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Merge Nodes

Lesson 8 from: DaVinci Resolve: Compositing with Fusion

Casey Faris

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Lesson Info

8. Merge Nodes

Casey shows you how to merge effects within Fusion.
Next Lesson: Masks

Lesson Info

Merge Nodes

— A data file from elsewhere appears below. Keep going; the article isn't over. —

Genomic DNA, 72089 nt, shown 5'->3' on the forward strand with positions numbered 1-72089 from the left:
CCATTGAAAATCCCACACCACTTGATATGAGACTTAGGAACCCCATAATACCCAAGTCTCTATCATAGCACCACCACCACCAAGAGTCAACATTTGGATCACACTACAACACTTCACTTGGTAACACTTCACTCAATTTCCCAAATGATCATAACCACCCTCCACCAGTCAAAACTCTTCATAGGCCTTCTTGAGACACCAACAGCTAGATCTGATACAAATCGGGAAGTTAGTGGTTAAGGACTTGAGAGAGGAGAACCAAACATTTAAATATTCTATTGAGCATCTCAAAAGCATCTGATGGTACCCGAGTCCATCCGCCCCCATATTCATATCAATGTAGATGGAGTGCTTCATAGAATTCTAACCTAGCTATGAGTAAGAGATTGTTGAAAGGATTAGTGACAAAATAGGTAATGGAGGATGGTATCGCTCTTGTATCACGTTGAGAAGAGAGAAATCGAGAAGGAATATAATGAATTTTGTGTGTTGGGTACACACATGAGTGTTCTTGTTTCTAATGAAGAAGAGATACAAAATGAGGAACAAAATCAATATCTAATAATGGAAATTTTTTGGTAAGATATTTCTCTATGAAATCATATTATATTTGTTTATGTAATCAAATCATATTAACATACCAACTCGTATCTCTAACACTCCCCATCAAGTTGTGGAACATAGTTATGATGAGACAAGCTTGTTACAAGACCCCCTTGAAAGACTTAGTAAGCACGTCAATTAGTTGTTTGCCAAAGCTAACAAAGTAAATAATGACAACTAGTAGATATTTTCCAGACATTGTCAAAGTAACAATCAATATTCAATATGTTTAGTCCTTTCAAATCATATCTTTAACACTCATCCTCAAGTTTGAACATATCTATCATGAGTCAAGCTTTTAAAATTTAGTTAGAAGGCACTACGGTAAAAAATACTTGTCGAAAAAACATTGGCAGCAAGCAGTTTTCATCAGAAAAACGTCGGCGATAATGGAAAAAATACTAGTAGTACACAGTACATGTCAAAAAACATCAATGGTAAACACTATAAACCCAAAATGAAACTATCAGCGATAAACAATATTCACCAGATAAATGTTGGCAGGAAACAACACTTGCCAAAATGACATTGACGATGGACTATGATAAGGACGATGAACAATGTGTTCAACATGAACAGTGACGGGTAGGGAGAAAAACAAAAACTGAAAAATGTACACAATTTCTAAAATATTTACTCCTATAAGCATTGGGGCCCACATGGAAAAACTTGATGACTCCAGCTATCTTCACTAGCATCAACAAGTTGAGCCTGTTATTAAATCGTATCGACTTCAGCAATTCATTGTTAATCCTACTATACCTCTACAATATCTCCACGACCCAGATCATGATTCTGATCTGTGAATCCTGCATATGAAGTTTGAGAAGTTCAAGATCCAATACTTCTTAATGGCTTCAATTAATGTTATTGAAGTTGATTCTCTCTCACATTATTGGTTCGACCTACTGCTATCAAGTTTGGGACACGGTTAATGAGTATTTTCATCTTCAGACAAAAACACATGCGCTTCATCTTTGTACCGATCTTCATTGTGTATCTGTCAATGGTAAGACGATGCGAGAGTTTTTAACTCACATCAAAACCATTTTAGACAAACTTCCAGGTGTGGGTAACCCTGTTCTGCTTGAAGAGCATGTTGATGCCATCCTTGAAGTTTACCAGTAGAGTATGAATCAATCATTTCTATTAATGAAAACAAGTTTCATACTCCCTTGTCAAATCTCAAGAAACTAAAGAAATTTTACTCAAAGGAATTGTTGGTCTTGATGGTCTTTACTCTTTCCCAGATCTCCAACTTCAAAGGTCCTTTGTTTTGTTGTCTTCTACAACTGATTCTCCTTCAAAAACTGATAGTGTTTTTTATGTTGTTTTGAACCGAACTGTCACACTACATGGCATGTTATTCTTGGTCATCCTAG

Now let's talk about one of the essential nodes that we're gonna be using all the time in Fusion which is a merge node. We've already learned about the effect node where you run a image through it and a generator node that actually makes an image, but how do we put something over something else? I mean, this is what compositing is, right? If, let's say, we wanna put some two text over this, how in the world do we do that? Well, let's generate some texts. So I'll grab this Text+ and we'll just say Houses are fun. I'll hit 1 on the keyboard to preview this. We'll just switch to a nice font here, Houses are fun. So I wanna put this Houses are fun text over this blurry background so that we have a nice little graphic here. But how do I do that? I can't run an image into an image and have it actually work the way that I want. I can't run the image through it so... (grunting) What do we do? Well, remember, we've been talking about how every single step in this process needs its own node? Wel...